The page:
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King Lynn's Festival features restored picture of Lady Fermoy




King’s Lynn Festival’s visual arts tradition matches the high quality of its music programme – and this year is no exception.

Past Times, New Horizons celebrates the festival’s 70th anniversary by showcasing the work of a selection of artists whose work has been displayed over the years.

One highlight is the recently-restored portrait of festival founder, and grandmother to Diana, Princess of Wales, Ruth Lady Fermoy, which was painted in 1954 by Anthony Devas.

Alison Croose with the painting of Lady Fermoy. (49219691)
Alison Croose with the painting of Lady Fermoy. (49219691)

The exhibition also provides a striking reminder of the many world-famous names who have taken part in the festival over the years.

Photographic portraits which used to hang on the staircase in the Guildhall - including Benjamin Britten, Dame Sybil Thorndike and Kathleen Ferrier - have been restored, and thanks to the generosity of Sir Ian McKellen they will continue to be a reminder of the festival’s illustrious history.

Artists whose work is featured in the Fermoy Gallery and Red Barn at St George’s Guildhall Courtyard include Edward Seago, Harry Barr, Hugh Casson, Duncan Grant, Alfred Cohen and Ana Maria Pacheco. Among contemporary artists. whose work is featured are Ivy Smith, Jon Harris and Hazel Burgess. Works encompass the mediums of painting, sculpture, photography, drawing, print-making and glass. Some works are for sale.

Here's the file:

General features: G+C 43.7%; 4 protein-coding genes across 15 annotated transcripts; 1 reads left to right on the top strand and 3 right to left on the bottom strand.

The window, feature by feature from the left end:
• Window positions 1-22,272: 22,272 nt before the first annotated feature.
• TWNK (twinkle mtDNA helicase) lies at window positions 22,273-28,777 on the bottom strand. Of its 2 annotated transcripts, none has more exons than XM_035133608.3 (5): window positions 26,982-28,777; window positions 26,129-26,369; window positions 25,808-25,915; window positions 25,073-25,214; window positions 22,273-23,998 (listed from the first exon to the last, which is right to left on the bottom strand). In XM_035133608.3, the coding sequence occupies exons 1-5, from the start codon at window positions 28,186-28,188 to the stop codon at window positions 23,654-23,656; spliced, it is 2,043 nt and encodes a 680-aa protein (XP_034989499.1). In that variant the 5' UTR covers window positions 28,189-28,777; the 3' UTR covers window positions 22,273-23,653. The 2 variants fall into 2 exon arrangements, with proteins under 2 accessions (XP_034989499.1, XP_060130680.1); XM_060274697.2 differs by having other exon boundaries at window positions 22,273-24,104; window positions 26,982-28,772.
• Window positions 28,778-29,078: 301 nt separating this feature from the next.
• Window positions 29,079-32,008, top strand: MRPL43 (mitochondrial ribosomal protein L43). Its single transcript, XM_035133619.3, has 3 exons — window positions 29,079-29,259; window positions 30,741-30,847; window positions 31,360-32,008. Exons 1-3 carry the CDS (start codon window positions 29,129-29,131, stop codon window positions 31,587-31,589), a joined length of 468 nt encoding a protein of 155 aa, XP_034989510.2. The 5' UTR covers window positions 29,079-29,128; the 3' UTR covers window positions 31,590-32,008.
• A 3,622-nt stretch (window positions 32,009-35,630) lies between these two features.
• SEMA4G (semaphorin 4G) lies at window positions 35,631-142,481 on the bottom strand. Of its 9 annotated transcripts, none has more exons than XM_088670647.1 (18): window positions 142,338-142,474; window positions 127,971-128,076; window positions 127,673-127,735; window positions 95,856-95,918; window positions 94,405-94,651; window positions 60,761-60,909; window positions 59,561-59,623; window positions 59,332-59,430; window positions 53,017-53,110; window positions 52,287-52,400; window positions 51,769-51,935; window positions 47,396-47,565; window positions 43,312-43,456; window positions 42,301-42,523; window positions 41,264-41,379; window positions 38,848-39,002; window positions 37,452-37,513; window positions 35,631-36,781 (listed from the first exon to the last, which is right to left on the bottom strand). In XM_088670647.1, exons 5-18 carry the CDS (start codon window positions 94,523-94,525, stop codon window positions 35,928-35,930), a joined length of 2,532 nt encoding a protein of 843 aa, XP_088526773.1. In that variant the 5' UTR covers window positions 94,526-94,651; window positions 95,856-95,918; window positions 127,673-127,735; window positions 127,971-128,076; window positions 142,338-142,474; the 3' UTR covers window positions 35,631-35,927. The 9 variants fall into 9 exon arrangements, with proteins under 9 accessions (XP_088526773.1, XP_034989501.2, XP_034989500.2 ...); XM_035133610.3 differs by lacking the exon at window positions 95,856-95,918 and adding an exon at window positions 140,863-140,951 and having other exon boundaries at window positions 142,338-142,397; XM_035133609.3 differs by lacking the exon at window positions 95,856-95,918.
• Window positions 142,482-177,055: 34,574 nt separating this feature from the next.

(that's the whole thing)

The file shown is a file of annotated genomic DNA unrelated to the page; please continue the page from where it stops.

Festival board member Lady Jane Fellowes, grand-daughter of festival founder Ruth, Lady Fermoy, undertook the task of bringing together works of art for the landmark 70th exhibition with professional curator, Dr Claudia Milburn.

“Our initial plan was to bring together works representing seven disciplines and the festival’s seven decades, but we discovered a great wealth of exciting and interesting material with an extraordinary history. As a result, there will be more than 100 works on display,” Lady Jane said.

“They celebrate the history of the festival exhibitions which have been remarkable for their huge variety. This display has been made possible by an extraordinary network of connections. We have had no difficulty filling the space,” Lady Jane said.

She is especially pleased to be able to include Elisabeth Frink’s sculpture of Lord Zuckerman who lived in Norfolk and was an avid supporter of the festival.

Having spent hours with such a variety of splendid pictures and artefacts what are their favourites? Lady Jane is fascinated by Diane Griffiths Book of Salt, and Claudia’s is Hugh Casson’s charming hand-made concertina-style sketch book on India which opens out to show an array of pages. They agree that works of art on show have diverse characteristics - from stunning and serious to amusing and playful.

The exhibition opens on Sundy and continues until August 14 from 11am-4pm. Admission is free. It will be closed on Monday August 2 and 9.



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